Tom Barnett, counsel to FairSearch member Expedia Inc., lays out a clear argument for further scrutiny of Google by antitrust authorities in a commentary today published by BGov (a Bloomberg service focused on policy requiring a subscription) and also available to Bloomberg’s 300,000 paid terminal users.
Barnett writes in his piece:
“Google’s search engine has become the central nervous system that enables users to navigate the hundreds of millions of sites that exist on the Internet… Initially, Google was only a general search engine and had incentive to direct users to the sites most likely to answer their queries. Now Google also offers services that compete with other sites to provide specialized “vertical” search services in particular segments (such as books, videos, maps and, soon, travel) and information sought by users (such as hotel and restaurant reviews in Google Places).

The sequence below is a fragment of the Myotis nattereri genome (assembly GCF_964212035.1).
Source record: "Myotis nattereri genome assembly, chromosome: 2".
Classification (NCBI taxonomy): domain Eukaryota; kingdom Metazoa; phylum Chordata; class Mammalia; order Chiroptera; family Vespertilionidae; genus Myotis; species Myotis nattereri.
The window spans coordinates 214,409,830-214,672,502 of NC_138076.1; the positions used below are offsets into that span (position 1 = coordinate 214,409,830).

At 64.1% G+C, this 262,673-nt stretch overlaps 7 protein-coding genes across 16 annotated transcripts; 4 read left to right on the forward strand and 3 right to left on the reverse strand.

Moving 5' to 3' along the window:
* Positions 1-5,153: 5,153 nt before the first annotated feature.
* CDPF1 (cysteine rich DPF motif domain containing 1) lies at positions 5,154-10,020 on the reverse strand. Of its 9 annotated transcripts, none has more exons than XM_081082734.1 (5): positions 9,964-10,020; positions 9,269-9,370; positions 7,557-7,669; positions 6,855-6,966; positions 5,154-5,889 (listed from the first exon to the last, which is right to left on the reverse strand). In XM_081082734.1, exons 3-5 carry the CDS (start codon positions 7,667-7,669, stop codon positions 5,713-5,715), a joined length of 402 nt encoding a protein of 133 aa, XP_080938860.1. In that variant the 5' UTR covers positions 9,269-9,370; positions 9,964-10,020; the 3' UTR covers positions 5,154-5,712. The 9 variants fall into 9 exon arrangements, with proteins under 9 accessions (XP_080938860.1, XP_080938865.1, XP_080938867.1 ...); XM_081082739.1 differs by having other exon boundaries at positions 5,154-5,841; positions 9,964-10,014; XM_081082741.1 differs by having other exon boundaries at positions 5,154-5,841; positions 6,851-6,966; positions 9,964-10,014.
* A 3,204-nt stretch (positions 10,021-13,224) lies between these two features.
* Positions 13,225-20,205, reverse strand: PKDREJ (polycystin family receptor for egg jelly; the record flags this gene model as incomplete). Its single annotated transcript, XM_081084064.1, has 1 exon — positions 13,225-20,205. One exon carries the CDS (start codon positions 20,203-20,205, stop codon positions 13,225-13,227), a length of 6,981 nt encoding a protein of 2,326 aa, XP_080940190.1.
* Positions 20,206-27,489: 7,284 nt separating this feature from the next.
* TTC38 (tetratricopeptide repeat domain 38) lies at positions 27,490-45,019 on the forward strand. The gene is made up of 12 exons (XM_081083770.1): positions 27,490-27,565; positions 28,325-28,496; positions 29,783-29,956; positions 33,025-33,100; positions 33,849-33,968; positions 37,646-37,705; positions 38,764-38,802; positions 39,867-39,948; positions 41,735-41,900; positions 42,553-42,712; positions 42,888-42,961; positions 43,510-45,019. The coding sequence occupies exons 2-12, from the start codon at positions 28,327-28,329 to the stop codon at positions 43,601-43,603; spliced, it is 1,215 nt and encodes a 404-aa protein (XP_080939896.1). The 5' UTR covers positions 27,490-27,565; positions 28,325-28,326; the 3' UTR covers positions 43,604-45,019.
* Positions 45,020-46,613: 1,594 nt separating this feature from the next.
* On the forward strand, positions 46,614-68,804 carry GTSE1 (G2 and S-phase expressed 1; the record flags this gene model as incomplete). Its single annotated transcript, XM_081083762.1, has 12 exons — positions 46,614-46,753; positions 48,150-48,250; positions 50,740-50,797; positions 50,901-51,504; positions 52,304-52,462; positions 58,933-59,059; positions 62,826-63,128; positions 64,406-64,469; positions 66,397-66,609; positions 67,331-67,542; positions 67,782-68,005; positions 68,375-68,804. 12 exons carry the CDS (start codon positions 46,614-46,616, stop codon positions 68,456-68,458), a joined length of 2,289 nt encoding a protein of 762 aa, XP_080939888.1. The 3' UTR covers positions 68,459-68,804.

“So Google now has an incentive to use its control over search traffic to steer users to its own services and to foreclose the visibility of competing websites.”
Barnett lays out three areas in which “there are numerous indications that Google is making it difficult for other sites to compete”: manipulating search results of competitor sites with the result of lowering their rankings; steering users to its own services by inserting links to its own services at the top of search result pages, often without disclosing that to users; and using content from other sites without their authorization to keep Google users on its site rather than going to another site (see Yelp and TripAdvisor for more information)
Barnett’s piece concludes:
“All of these activities by Google warrant serious antitrust scrutiny… It’s important for consumers that antitrust enforcers thoroughly investigate Google’s activities to ensure that competition and innovation on the Internet remain vibrant. The ITA decision is a great win for consumers; even bigger issues and threats remain.”
To receive a copy of the entire BGov commentary by Barnett, email firstname.lastname@example.org.